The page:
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Day after being fired by Blue Jackets, Hitchcock says inconsistency his undoing

Ken Hitchcock is shown during an interview in Columbus, Ohio. THE ASSOCIATED PRESS/Jay LaPrete, File

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Ken Hitchcock is shown during an interview in Columbus, Ohio. THE ASSOCIATED PRESS/Jay LaPrete, File

COLUMBUS, Ohio - A day after he was fired as head coach of the Columbus Blue Jackets, Ken Hitchcock declined to take any parting shots at the club's management and said he is eager to see how the franchise's young talent develops.

His biggest regret is that he won't be an integral part of the future success.

"My message is that these are the actual growing pains that every organization goes through to get to a high level," he said of the Blue Jackets' disappointing 22-27-9 record a year after making the Stanley Cup playoffs for the first time.

"If you look at the Pittsburgh Penguins, San Jose, Chicago - this is the natural growth things that go on. Now, coaches come and go and so do some players. But there's a core group of guys here that by the time they're 25-or 30-years-old, everybody's going to be marvelling at how good they are and how sound they are. They're doing it the right way here."

Many fans think the young Blue Jackets didn't respond to Hitchcock's checking, defence-oriented style.

If that's the case, Hitchcock was not apologizing.

"If checking is my style, then I'm guilty as charged. Because that's the only way you can win," said the man with a 125-123-36 record in Columbus.

"But it's going to take a big buy-in. You have to check to score. Every coach who has a winning program knows that. If you're capable of doing that, you're going to have real success."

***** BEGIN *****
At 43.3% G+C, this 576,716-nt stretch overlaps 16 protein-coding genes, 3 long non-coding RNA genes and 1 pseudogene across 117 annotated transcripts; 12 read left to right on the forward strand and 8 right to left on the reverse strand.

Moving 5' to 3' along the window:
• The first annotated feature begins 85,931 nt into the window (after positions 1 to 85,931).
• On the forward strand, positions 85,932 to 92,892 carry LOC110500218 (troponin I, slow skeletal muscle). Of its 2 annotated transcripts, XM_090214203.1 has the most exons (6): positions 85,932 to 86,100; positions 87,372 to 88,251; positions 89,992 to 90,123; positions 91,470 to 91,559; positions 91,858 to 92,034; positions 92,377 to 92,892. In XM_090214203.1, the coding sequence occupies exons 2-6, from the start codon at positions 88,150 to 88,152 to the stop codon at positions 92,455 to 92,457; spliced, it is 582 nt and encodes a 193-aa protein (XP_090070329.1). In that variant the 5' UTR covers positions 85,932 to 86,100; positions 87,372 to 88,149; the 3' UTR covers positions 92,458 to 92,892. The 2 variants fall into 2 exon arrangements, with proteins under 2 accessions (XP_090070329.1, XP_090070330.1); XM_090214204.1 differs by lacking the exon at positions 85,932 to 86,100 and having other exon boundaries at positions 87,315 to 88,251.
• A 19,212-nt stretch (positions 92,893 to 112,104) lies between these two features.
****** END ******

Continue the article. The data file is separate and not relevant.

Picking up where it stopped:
Another theory for why the team went belly up, winning just three of 24 games after starting out 12-6-2, was that Hitchcock could not relate to young players.

Hitchcock had won 408 games in Dallas, where the Stars captured the 1999 Stanley Cup, and in Philadelphia before he took the Blue Jackets job in November of 2006. Coming into a job without a tradition of winning and with a mix of budding young stars and a few journeymen was something new for him.

"I came here to Columbus with my eyes wide open," said Hitchcock, who will be an assistant coach for Team Canada at the Vancouver Olympics.

"I'd never started anything on the ground floor. I wanted the challenge. We made obviously significant progress in moving this thing forward. We took a step backward this year in some avenues. But in my thought process, the step backward was visible and natural when you try to integrate more, younger and new players into the program. We struggled at times and we had success at times. We were inconsistent."

Assistant Claude Noel was tabbed as interim head coach on Wednesday. Hitchcock said he called Noel and wished him well in the rest of the season.

The players were uncertain of the impact of the firing.

"Claude's going to bring out some different things to our game," captain and top player Rick Nash said. "There really isn't that much time. It's tough to change things when you're 50-or 60-some odd games into a season. We'll see in the long haul how it changes. ... But it's an easy change. Bringing someone in right now will shake up the room pretty good."

Hitchcock, who said he'll be choosy about his next opportunity to be an NHL head coach, expects marked improvement out of the Blue Jackets.

"I would be just devastated if this team doesn't have success," he said. "Because I came here for the right reasons and I want to see the job get finished. I think these guys are more than capable."

Just a year ago, the Blue Jackets and their coach were the toast of the city as the club made its first run to the playoffs. They would eventually get swept in the first round by the Western Conference champion Detroit Red Wings, but the game at Chicago that clinched that long-awaited trip to the post-season stands out as one of Hitchcock's proudest moments.

"It's interesting because it's the first time I've ever coached in my life where the coaches on the other bench were clapping for you. Usually they're swearing at you," a smiling Hitchcock said of the Blackhawks staff.

"They weren't thrilled with the players on the ice for their own team, but when that game went to overtime and we had the point (to make the playoffs), their whole bench looked at ours and started clapping. It was pretty impressive."

And with the memory of that moment hanging in the air, Hitchcock nodded his head and walked away.

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